Third, the stocks are telling us that a recession could be on the horizon. When a stock like Mondelez International (MDLZ) , the snack company, flies up on a decent quarter and Coca-Cola's (COKE) numbers are good enough to move the needle, you have to ask yourself how much is that a prediction of a slowdown. I think that their businesses are good. But the tailwind is the world economy.
Fourth. anything related to any commodities is, quite simple, rolling over if not crashing. Oil demand has slackened and oil can't rally in that scenario. Last night Royal Dutch (RDS.A) (RDS.B) , one of the better companies in the sector, severely disappointed and curtailed its buyback. Exxon's (XOM) stock is down 8% this year alone and it has a 5% yield and no one seems enticed. Freeport McMoran (FCX) , the giant mineral company, has seen its stock fall 16% this year. Copper's been down for 11 straight days. That's just recession plain and simple.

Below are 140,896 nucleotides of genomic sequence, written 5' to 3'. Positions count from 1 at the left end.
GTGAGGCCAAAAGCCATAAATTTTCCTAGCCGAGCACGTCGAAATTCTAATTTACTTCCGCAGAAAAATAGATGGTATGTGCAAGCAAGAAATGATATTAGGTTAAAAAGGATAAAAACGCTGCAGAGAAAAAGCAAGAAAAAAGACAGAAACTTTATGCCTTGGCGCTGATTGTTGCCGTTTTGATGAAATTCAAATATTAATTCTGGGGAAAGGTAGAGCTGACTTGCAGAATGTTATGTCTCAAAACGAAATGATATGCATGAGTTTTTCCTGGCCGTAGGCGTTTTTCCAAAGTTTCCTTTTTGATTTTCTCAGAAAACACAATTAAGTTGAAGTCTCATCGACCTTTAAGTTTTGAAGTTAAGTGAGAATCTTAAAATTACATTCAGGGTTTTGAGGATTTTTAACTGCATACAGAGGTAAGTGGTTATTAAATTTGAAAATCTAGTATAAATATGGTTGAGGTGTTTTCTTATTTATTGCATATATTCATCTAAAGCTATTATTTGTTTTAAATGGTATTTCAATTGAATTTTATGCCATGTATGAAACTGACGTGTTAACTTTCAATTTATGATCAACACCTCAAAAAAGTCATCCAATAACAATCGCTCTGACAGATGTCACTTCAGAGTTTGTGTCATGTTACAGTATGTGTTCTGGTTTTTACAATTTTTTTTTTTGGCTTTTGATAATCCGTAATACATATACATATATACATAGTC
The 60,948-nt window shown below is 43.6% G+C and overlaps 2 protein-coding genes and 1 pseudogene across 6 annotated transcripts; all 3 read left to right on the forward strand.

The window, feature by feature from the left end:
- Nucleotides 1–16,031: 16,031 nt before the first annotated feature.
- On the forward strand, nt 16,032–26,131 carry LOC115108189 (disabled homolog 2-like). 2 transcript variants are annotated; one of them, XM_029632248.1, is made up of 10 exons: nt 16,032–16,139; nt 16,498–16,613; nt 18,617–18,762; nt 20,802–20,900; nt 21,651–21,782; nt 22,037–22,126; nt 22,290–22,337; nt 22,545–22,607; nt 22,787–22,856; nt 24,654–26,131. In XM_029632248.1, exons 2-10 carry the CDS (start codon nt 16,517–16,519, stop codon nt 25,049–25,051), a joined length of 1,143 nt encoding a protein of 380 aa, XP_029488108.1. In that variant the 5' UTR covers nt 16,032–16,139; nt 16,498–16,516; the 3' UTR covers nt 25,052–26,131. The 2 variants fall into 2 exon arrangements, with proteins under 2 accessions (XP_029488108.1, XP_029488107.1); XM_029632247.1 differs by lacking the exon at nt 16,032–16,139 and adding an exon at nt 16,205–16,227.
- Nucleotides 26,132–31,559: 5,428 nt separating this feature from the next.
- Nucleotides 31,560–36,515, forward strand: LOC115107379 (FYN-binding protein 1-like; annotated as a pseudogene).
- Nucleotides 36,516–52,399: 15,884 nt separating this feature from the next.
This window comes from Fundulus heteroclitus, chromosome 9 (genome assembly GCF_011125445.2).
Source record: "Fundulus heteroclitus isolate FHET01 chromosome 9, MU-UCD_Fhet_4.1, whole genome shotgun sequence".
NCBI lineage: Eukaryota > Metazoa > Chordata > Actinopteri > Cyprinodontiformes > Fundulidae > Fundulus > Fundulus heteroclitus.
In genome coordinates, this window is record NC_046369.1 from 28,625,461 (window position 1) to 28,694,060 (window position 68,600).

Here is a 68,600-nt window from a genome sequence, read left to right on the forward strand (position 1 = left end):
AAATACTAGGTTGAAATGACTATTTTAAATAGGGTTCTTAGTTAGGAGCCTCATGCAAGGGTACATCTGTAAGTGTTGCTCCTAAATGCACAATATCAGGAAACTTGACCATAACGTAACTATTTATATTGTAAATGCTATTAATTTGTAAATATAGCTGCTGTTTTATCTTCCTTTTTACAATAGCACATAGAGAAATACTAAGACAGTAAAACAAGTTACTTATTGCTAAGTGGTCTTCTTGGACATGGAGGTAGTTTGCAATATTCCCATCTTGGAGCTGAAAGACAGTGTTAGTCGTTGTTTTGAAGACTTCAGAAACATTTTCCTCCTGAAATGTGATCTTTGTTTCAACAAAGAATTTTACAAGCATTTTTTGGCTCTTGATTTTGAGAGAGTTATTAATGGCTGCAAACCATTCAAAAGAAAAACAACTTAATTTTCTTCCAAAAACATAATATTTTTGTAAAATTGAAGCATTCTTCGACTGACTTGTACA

Of course, there are some companies signaling the opposite. Apple sales are incredibly strong. So are Microsoft's (MSFT) . Tesla's (TSLA) , extraordinary. But the economically sensitive semis like Micron (MU) and Skyworks Solutions (SWKS) are really getting killed. They shouldn't if everything is hunky-dory.
Now, here's the truth about this slowdown. There are only a handful of companies that really reported weaker quarters. Most have been good and some were excellent. If we get this coronavirus under control, if it could run its course, if we could just get some certainty that China's got something, anything, to try to stop it, you could see a magnificent rally not unlike we saw after ebola was blunted a few years ago. I think it would be ill-advised to do much more than reposition out of oil and oil-related stocks, because their balance sheets often are not what I would like to see. I think we will get through this with some nicks, perhaps accentuated by a win by U.S. Sen. Bernie Sanders in Iowa, because, Bernie, alas, is about as left wing -- and anti-wealth -- as you can get. We will get this under control.
Oh, and how about some perspective. My wife, Lisa, flew from Krakow, Poland, after attending a funeral of a good friend. On her plane were dozens of survivors of Auschwitz, the Nazi concentration camp. They had commemorated the 75th anniversary of its liberation. She met and talked to many, including a woman who was born in the camp shortly before the liberation. Yep, a hidden baby who lived, a reminder of a real triumph that puts everything in perspective.